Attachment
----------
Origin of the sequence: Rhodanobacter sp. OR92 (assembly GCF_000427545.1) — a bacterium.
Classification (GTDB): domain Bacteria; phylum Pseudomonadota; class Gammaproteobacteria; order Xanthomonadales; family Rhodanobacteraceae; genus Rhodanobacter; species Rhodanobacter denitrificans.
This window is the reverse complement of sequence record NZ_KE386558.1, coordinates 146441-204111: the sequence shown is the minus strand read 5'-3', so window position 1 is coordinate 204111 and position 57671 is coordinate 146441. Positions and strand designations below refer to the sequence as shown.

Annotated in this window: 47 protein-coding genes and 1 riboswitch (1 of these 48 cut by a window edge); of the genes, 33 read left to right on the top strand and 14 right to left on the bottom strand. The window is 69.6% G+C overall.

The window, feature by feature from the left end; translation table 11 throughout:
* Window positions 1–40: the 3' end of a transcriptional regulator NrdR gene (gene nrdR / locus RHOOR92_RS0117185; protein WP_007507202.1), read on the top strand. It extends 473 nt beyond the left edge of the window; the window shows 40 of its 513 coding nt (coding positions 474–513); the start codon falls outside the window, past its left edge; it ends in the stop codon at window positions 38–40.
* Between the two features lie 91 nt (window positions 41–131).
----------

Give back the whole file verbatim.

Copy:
Origin of the sequence: Rhodanobacter sp. OR92 (assembly GCF_000427545.1) — a bacterium.
Classification (GTDB): domain Bacteria; phylum Pseudomonadota; class Gammaproteobacteria; order Xanthomonadales; family Rhodanobacteraceae; genus Rhodanobacter; species Rhodanobacter denitrificans.
This window is the reverse complement of sequence record NZ_KE386558.1, coordinates 146441-204111: the sequence shown is the minus strand read 5'-3', so window position 1 is coordinate 204111 and position 57671 is coordinate 146441. Positions and strand designations below refer to the sequence as shown.

Annotated in this window: 47 protein-coding genes and 1 riboswitch (1 of these 48 cut by a window edge); of the genes, 33 read left to right on the top strand and 14 right to left on the bottom strand. The window is 69.6% G+C overall.

The window, feature by feature from the left end; translation table 11 throughout:
* Window positions 1–40: the 3' end of a transcriptional regulator NrdR gene (gene nrdR / locus RHOOR92_RS0117185; protein WP_007507202.1), read on the top strand. It extends 473 nt beyond the left edge of the window; the window shows 40 of its 513 coding nt (coding positions 474–513); the start codon falls outside the window, past its left edge; it ends in the stop codon at window positions 38–40.
* Between the two features lie 91 nt (window positions 41–131).